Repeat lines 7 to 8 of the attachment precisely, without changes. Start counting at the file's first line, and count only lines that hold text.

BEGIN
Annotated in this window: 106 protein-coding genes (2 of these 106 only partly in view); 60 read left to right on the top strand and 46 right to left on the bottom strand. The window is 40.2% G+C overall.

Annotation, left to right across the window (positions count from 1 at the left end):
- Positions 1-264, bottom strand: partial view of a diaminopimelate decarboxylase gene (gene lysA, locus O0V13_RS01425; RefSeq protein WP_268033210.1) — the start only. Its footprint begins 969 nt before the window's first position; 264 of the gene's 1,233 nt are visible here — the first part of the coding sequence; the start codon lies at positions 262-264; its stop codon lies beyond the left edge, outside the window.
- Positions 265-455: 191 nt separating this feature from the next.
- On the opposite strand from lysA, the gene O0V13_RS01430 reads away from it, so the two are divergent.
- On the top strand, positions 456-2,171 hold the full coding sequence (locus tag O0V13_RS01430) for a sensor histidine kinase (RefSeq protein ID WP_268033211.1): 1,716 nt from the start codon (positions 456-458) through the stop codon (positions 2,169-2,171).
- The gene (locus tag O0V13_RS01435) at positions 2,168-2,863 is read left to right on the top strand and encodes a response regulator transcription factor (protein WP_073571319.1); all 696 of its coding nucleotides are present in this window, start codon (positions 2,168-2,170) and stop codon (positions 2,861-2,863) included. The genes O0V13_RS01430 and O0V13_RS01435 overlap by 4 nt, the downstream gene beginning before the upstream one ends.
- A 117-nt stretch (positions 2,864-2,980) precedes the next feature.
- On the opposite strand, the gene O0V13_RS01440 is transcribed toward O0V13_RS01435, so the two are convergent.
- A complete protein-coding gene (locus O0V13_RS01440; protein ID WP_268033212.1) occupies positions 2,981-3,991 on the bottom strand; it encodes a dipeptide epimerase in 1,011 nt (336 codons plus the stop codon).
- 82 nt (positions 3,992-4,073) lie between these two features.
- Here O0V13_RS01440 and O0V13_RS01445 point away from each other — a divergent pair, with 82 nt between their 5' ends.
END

- The gene (locus tag O0V13_RS01435) at positions 2,168-2,863 is read left to right on the top strand and encodes a response regulator transcription factor (protein WP_073571319.1); all 696 of its coding nucleotides are present in this window, start codon (positions 2,168-2,170) and stop codon (positions 2,861-2,863) included. The genes O0V13_RS01430 and O0V13_RS01435 overlap by 4 nt, the downstream gene beginning before the upstream one ends.
- A 117-nt stretch (positions 2,864-2,980) precedes the next feature.